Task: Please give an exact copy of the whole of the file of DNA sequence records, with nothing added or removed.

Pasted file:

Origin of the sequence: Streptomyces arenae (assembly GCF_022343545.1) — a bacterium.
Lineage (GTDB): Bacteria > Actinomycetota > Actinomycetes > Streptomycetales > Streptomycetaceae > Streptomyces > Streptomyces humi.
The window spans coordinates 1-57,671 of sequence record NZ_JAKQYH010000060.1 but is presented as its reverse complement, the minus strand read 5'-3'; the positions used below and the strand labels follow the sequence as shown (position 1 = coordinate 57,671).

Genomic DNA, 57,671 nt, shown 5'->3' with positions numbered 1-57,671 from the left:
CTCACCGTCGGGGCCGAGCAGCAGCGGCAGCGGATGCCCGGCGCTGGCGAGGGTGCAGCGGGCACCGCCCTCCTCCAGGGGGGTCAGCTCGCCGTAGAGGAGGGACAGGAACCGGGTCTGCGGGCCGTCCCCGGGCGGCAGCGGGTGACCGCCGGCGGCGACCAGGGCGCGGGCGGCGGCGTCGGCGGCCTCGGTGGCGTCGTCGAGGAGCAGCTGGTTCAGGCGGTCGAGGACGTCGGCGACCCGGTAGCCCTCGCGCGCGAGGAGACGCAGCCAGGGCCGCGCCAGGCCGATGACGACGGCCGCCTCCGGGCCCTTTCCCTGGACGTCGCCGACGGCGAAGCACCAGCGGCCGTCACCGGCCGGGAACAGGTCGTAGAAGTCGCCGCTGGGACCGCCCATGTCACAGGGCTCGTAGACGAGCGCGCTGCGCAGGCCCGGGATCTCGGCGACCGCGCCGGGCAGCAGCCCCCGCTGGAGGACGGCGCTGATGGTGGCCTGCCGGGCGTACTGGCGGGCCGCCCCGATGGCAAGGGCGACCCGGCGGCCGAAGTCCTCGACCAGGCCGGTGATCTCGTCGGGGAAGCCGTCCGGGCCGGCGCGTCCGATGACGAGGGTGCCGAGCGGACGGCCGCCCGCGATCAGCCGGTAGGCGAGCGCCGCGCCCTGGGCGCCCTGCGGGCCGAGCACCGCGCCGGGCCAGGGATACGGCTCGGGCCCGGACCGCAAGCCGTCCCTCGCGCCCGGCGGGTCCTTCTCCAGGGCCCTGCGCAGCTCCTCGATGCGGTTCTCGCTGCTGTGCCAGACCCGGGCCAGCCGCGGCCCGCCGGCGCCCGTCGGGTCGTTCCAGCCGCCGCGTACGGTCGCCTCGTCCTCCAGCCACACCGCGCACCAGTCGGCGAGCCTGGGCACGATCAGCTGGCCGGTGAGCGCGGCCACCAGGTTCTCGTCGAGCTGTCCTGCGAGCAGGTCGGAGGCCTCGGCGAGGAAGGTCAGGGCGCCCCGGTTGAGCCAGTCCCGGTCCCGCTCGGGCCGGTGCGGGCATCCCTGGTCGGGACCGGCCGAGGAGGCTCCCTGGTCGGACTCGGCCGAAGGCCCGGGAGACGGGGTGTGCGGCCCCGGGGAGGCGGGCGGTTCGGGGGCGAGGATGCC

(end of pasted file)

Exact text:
Origin of the sequence: Streptomyces arenae (assembly GCF_022343545.1) — a bacterium.
Lineage (GTDB): Bacteria > Actinomycetota > Actinomycetes > Streptomycetales > Streptomycetaceae > Streptomyces > Streptomyces humi.
The window spans coordinates 1-57,671 of sequence record NZ_JAKQYH010000060.1 but is presented as its reverse complement, the minus strand read 5'-3'; the positions used below and the strand labels follow the sequence as shown (position 1 = coordinate 57,671).

Genomic DNA, 57,671 nt, shown 5'->3' with positions numbered 1-57,671 from the left:
CTCACCGTCGGGGCCGAGCAGCAGCGGCAGCGGATGCCCGGCGCTGGCGAGGGTGCAGCGGGCACCGCCCTCCTCCAGGGGGGTCAGCTCGCCGTAGAGGAGGGACAGGAACCGGGTCTGCGGGCCGTCCCCGGGCGGCAGCGGGTGACCGCCGGCGGCGACCAGGGCGCGGGCGGCGGCGTCGGCGGCCTCGGTGGCGTCGTCGAGGAGCAGCTGGTTCAGGCGGTCGAGGACGTCGGCGACCCGGTAGCCCTCGCGCGCGAGGAGACGCAGCCAGGGCCGCGCCAGGCCGATGACGACGGCCGCCTCCGGGCCCTTTCCCTGGACGTCGCCGACGGCGAAGCACCAGCGGCCGTCACCGGCCGGGAACAGGTCGTAGAAGTCGCCGCTGGGACCGCCCATGTCACAGGGCTCGTAGACGAGCGCGCTGCGCAGGCCCGGGATCTCGGCGACCGCGCCGGGCAGCAGCCCCCGCTGGAGGACGGCGCTGATGGTGGCCTGCCGGGCGTACTGGCGGGCCGCCCCGATGGCAAGGGCGACCCGGCGGCCGAAGTCCTCGACCAGGCCGGTGATCTCGTCGGGGAAGCCGTCCGGGCCGGCGCGTCCGATGACGAGGGTGCCGAGCGGACGGCCGCCCGCGATCAGCCGGTAGGCGAGCGCCGCGCCCTGGGCGCCCTGCGGGCCGAGCACCGCGCCGGGCCAGGGATACGGCTCGGGCCCGGACCGCAAGCCGTCCCTCGCGCCCGGCGGGTCCTTCTCCAGGGCCCTGCGCAGCTCCTCGATGCGGTTCTCGCTGCTGTGCCAGACCCGGGCCAGCCGCGGCCCGCCGGCGCCCGTCGGGTCGTTCCAGCCGCCGCGTACGGTCGCCTCGTCCTCCAGCCACACCGCGCACCAGTCGGCGAGCCTGGGCACGATCAGCTGGCCGGTGAGCGCGGCCACCAGGTTCTCGTCGAGCTGTCCTGCGAGCAGGTCGGAGGCCTCGGCGAGGAAGGTCAGGGCGCCCCGGTTGAGCCAGTCCCGGTCCCGCTCGGGCCGGTGCGGGCATCCCTGGTCGGGACCGGCCGAGGAGGCTCCCTGGTCGGACTCGGCCGAAGGCCCGGGAGACGGGGTGTGCGGCCCCGGGGAGGCGGGCGGTTCGGGGGCGAGGATGCC